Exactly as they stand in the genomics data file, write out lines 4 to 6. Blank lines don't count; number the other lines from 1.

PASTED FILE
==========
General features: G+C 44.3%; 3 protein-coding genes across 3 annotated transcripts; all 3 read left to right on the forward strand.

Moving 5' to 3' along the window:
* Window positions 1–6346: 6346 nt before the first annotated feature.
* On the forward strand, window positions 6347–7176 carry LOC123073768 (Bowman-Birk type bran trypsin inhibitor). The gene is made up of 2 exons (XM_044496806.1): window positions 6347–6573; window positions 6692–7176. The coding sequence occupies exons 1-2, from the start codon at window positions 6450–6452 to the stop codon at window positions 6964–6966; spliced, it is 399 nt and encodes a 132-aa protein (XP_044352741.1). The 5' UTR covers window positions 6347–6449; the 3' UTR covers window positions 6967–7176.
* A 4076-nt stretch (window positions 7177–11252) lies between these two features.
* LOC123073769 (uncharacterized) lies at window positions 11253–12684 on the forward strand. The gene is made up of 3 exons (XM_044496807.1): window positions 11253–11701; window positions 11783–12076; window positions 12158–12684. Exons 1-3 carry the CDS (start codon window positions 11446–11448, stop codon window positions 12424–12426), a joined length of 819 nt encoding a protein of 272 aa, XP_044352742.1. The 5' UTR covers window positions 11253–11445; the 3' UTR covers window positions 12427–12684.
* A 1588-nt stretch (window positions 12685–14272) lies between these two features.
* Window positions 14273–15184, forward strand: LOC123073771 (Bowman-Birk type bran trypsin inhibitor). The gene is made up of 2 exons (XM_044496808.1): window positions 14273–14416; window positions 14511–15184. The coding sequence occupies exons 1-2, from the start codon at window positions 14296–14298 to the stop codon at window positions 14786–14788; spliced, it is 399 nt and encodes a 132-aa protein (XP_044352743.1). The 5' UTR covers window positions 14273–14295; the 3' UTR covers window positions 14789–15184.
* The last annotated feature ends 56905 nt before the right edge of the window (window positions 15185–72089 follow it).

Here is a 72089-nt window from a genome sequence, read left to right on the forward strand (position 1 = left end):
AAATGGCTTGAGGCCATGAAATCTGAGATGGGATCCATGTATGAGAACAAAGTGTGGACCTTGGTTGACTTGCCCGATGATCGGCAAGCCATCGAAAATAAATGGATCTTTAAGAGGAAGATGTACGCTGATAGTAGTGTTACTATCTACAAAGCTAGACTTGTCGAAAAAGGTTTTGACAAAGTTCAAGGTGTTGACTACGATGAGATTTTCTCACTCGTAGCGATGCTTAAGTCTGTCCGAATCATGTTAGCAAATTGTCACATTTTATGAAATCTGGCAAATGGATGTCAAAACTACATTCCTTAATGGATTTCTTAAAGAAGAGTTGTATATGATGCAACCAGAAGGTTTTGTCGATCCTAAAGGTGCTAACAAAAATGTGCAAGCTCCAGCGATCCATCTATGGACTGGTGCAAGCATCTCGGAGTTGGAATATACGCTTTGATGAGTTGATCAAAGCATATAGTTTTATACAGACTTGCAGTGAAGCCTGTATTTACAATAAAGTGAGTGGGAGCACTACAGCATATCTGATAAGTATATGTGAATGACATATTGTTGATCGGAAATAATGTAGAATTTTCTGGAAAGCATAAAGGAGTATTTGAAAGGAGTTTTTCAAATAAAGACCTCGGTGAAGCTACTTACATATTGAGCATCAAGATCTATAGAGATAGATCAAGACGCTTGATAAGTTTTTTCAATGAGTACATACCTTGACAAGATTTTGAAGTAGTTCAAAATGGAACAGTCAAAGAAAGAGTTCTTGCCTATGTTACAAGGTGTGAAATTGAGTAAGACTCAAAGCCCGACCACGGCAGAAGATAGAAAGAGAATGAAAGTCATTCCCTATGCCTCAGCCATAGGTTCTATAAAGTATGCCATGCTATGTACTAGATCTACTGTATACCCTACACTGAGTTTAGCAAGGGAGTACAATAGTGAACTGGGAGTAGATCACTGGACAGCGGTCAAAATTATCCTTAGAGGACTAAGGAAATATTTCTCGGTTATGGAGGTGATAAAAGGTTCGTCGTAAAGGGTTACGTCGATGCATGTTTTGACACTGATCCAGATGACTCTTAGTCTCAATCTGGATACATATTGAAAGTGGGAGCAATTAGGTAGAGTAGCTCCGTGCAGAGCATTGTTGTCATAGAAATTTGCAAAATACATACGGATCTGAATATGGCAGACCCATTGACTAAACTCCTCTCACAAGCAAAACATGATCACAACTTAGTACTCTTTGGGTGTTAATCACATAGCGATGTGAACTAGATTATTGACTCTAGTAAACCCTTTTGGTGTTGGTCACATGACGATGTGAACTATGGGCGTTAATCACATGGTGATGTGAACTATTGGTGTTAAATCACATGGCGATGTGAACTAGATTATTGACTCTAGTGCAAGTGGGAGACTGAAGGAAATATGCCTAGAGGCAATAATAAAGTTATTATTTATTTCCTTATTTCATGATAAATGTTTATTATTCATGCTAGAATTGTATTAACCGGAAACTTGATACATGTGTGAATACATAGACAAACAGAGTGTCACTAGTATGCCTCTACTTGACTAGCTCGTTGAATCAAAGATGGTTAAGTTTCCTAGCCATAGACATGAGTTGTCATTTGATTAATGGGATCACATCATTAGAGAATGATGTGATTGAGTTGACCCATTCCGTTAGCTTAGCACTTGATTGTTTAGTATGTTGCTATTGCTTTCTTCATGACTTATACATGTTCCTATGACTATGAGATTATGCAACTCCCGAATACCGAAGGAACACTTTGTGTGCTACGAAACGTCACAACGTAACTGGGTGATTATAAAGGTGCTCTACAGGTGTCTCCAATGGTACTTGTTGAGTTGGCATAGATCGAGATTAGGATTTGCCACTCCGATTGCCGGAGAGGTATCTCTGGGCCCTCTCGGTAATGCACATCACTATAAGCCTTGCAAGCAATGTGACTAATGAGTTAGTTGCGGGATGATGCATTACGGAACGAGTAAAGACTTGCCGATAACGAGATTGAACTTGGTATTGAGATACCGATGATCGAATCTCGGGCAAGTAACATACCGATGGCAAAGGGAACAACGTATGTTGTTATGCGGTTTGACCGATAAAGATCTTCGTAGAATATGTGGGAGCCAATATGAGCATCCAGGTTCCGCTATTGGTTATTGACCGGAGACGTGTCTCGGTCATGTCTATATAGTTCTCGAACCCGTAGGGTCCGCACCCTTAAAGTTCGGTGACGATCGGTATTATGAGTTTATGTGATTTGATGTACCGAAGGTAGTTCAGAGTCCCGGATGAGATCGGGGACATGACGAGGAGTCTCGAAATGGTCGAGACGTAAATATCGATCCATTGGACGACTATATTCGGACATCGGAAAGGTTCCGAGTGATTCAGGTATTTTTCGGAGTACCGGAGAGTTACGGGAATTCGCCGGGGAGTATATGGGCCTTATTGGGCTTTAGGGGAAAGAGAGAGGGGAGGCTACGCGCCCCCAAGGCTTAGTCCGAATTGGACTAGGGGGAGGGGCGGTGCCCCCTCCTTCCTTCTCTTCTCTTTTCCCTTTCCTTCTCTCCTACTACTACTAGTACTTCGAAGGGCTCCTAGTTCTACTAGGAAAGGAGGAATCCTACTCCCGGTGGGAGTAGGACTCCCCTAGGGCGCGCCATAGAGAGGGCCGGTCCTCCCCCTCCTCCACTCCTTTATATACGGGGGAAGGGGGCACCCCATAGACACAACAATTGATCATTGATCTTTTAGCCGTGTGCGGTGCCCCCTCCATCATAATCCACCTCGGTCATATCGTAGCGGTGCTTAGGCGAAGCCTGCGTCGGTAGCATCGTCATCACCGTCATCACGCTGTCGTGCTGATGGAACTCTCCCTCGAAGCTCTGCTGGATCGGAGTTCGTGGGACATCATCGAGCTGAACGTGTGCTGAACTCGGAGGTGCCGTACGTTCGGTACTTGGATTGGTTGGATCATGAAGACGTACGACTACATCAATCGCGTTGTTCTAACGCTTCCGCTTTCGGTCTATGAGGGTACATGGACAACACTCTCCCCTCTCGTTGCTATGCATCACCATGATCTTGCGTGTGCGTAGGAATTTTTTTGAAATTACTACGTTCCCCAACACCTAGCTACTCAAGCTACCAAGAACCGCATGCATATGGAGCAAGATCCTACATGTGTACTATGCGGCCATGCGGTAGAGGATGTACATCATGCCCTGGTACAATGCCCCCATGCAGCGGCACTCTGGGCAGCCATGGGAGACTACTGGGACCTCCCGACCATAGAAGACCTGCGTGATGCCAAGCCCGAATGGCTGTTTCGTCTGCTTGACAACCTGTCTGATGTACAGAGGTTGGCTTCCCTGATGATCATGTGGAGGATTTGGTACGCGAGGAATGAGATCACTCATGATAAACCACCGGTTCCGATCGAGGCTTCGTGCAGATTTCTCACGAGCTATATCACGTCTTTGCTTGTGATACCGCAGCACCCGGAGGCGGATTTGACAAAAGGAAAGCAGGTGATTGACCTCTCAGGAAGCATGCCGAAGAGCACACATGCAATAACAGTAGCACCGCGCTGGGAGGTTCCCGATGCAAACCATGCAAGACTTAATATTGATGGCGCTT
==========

* On the forward strand, window positions 6347–7176 carry LOC123073768 (Bowman-Birk type bran trypsin inhibitor). The gene is made up of 2 exons (XM_044496806.1): window positions 6347–6573; window positions 6692–7176. The coding sequence occupies exons 1-2, from the start codon at window positions 6450–6452 to the stop codon at window positions 6964–6966; spliced, it is 399 nt and encodes a 132-aa protein (XP_044352741.1). The 5' UTR covers window positions 6347–6449; the 3' UTR covers window positions 6967–7176.
* A 4076-nt stretch (window positions 7177–11252) lies between these two features.
* LOC123073769 (uncharacterized) lies at window positions 11253–12684 on the forward strand. The gene is made up of 3 exons (XM_044496807.1): window positions 11253–11701; window positions 11783–12076; window positions 12158–12684. Exons 1-3 carry the CDS (start codon window positions 11446–11448, stop codon window positions 12424–12426), a joined length of 819 nt encoding a protein of 272 aa, XP_044352742.1. The 5' UTR covers window positions 11253–11445; the 3' UTR covers window positions 12427–12684.